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(Yonhap Feature) Stray cats a new companion for young Koreans
By Kim Hyun
SEOUL, Sept. 27 (Yonhap) -- Rain or shine, Kim Ha-yeon starts his day at 2 a.m. delivering newspapers in southern Seoul. But that's not his only late-night task. From the plastic basket dangling on the back end of his motorcycle, he also delivers food for stray cats that wander the area.

   At feeding time, some felines come over and rub up against his leg; more suspicious ones keep their distance. Everyone, however, eventually ventures over for a scrap of food.

   As an amateur photographer, Kim uses his lens to capture these grubby, weather-beaten, yet gracefully composed cats under the cold street lights. To him, they're a telling example of what urbanization holds in store for animals.

   "They have a reason to exist in our ecological system, but people don't want them to," Kim said during a recent photo exhibition where his street cat renderings were presented.

Kim Ha-yeon uses his lens to capture the short, weary lives of street cats in Seouls back alleys.

Aside from the thriving pet industry in South Korea, a less commercial trend has been growing recently toward the treatment of animals. The concept of animal rights is gaining ground, particularly toward stray cats whose urban co-existence with humans make them the major victims of roadkill and animal cruelty.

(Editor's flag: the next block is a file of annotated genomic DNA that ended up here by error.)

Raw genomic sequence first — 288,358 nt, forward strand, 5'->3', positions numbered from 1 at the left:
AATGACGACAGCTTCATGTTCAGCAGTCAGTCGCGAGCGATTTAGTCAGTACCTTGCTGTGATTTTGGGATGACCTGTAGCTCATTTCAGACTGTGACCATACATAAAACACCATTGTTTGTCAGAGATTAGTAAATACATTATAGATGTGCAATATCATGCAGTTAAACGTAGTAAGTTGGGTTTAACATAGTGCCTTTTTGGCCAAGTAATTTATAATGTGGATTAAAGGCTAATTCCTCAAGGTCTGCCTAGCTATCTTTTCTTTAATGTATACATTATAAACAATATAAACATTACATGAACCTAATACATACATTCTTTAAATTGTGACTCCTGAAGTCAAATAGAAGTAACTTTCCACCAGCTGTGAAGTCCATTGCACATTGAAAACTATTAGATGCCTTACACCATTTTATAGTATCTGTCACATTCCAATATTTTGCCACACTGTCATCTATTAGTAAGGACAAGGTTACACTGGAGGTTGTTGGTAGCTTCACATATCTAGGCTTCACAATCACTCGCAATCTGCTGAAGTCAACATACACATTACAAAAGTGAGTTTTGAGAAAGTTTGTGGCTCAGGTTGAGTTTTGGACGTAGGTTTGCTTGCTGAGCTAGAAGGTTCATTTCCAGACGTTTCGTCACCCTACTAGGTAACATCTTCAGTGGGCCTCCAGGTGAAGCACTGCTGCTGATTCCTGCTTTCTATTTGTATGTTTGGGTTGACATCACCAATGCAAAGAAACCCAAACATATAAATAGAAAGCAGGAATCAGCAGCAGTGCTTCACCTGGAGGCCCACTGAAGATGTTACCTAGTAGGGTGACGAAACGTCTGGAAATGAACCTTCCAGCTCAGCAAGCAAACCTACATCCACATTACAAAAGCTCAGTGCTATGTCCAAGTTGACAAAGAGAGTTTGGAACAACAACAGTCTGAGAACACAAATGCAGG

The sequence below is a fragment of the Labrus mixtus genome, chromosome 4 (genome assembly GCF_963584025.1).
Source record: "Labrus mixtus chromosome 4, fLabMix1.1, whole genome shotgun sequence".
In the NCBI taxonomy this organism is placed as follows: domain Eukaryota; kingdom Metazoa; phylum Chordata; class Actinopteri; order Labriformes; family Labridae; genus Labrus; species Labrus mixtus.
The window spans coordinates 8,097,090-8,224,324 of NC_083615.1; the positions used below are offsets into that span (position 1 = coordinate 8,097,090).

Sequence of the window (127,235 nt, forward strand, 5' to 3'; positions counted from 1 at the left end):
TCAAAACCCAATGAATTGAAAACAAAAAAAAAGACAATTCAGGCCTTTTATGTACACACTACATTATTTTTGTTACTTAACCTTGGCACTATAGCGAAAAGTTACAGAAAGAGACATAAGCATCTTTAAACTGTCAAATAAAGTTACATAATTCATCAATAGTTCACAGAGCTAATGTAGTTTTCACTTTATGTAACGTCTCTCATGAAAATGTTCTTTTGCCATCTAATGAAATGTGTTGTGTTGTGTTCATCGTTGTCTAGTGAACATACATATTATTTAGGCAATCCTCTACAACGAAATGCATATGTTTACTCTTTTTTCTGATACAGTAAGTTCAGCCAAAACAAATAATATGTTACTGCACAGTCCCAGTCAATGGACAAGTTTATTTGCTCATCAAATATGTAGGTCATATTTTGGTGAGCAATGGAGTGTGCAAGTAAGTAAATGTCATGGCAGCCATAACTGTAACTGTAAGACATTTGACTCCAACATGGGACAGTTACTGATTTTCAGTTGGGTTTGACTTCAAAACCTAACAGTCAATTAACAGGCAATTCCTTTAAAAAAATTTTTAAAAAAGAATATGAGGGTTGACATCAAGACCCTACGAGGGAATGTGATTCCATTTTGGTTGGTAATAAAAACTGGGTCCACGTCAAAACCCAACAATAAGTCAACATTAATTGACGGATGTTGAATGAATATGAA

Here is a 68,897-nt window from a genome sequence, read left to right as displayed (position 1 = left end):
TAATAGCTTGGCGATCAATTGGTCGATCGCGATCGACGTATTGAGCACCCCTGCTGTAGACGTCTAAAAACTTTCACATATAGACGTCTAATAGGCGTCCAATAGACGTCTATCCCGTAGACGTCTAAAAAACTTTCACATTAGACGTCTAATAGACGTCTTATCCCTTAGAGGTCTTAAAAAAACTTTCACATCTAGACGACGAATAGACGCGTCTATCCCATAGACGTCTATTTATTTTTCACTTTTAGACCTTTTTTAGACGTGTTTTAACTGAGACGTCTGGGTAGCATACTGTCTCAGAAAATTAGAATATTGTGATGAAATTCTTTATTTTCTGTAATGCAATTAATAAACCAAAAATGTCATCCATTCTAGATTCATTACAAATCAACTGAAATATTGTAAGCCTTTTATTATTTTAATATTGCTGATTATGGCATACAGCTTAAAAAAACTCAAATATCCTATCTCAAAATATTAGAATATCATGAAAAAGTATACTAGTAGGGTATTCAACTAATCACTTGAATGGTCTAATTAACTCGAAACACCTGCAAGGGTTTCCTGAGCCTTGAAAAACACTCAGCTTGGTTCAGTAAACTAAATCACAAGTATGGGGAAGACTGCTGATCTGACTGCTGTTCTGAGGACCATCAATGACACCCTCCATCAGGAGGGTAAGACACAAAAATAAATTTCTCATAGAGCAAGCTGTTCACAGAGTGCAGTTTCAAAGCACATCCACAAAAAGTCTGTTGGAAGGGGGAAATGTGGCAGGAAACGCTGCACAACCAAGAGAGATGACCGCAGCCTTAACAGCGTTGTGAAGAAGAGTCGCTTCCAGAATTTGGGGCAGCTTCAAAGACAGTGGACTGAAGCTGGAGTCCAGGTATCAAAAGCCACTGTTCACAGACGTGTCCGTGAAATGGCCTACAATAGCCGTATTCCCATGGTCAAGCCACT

Unlike dogs, cats have been traditionally associated with negative images in Korea. The repugnant term "thief cats," the phrase for strays in Korean, originated from the way they used to survive by stealing human's food. Traditional markets still secretly sell "cat juice," on the folk belief that the creatures' pliant spines and muscles are good for treating arthritis.

   But for young generations, the independent, proud and mysterious natures of felines are an artistic icon and a touchy subject often featured in books, blogs, paintings and stationery.

   "For some people, cats are urban outlaws who scavenge rubbish bags and make their neighborhoods dirty," Ko Kyoung-won, the author of "I Revel in Street Cats" (2007) and "I'm Leaving to Meet Cats: A Happy Journey in Search of Happy Cats in Japan" (2010), said during the exhibition she held jointly with Kim at Seongbukdong Gallery in northern Seoul.

   Titled "Family," the exhibition captured the fleeting moments of grimy and aloof, but mysteriously touching feline lives in Seoul's squalid back alleys.

   A group of four cats huddle on top of a small ventilator as if drifting on a small boat away from humans; a pair of grubby kittens nuzzle each other on rough pavement, with their expressionless eyes unsure of their fate.

   Most of these cats, Ko said, are now dead or, in cat lovers' language, "have crossed the rainbow bridge." Their life expectancy averages two to three years due to malnutrition, traffic deaths and other harsh conditions from living outdoors, considerably shorter than their domesticated peers that live 15 to 20 years.

   "I started taking pictures of them with a question: Is there no way humans can peacefully coexist with street cats?" Ko said. "I'm hoping that this kind of event may give people some room to think about it."

A recent photo exhibition at Seongbukdong Gallery was dedicated to the feline lives in urban neighborhoods. Courtesy of Ko Kyoung-won.

Controversy over treatment of cats often makes headlines. In 2006, residents of a Seoul apartment culled scores of stray cats by driving them into the basement of their building and cementing over all exit holes.